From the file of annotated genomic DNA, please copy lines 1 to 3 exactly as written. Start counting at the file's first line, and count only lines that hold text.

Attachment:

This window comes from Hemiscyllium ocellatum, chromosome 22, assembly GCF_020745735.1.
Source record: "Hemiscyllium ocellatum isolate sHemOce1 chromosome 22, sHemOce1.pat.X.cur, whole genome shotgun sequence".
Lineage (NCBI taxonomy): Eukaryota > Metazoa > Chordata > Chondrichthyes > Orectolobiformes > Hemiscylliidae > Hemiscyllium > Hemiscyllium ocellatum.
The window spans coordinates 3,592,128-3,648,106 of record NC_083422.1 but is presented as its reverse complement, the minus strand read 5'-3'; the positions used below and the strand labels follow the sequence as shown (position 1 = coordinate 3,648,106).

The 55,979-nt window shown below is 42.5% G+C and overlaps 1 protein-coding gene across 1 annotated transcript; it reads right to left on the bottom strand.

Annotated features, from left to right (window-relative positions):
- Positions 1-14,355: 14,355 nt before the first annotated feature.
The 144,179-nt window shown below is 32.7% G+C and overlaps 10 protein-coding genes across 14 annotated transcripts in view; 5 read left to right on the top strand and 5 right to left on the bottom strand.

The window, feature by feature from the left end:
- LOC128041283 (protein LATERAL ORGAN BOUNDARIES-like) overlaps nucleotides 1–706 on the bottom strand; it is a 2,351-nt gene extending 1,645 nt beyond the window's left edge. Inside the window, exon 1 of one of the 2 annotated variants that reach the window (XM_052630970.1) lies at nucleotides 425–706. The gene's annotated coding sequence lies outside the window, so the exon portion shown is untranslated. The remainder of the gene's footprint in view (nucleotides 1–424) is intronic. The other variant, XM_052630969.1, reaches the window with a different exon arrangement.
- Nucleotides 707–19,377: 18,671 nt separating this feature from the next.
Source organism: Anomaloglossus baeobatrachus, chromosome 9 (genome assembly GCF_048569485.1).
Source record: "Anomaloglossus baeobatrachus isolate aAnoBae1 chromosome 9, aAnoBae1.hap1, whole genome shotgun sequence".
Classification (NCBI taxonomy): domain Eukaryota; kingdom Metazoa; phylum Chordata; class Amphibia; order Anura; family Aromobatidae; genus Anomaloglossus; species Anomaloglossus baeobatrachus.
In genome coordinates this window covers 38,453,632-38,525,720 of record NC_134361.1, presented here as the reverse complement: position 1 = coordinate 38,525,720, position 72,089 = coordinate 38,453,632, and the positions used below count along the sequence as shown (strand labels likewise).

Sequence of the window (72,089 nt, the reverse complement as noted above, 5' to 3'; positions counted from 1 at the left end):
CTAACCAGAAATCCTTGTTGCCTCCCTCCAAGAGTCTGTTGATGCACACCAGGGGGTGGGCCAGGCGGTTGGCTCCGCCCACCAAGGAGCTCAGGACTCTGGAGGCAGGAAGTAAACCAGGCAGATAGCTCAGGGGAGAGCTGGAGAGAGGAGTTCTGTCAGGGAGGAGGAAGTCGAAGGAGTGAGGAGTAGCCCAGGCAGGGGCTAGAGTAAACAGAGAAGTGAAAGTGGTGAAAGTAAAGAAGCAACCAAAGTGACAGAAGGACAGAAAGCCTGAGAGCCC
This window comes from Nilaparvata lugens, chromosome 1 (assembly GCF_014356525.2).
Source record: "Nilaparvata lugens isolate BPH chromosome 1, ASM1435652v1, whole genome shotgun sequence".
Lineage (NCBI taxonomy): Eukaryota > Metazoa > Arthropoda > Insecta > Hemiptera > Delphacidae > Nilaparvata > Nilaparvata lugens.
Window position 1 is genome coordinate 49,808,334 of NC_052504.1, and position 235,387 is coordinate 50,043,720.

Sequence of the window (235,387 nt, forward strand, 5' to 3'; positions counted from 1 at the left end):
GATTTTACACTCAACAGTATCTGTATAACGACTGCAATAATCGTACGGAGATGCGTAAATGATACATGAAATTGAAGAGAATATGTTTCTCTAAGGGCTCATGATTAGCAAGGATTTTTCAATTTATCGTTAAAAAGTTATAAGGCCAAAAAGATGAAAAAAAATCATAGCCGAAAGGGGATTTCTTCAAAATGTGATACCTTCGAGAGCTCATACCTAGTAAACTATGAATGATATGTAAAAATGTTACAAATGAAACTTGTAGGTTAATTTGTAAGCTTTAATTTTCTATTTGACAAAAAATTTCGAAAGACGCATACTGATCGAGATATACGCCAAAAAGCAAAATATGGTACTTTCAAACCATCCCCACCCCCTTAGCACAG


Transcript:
This window comes from Hemiscyllium ocellatum, chromosome 22, assembly GCF_020745735.1.
Source record: "Hemiscyllium ocellatum isolate sHemOce1 chromosome 22, sHemOce1.pat.X.cur, whole genome shotgun sequence".
Lineage (NCBI taxonomy): Eukaryota > Metazoa > Chordata > Chondrichthyes > Orectolobiformes > Hemiscylliidae > Hemiscyllium > Hemiscyllium ocellatum.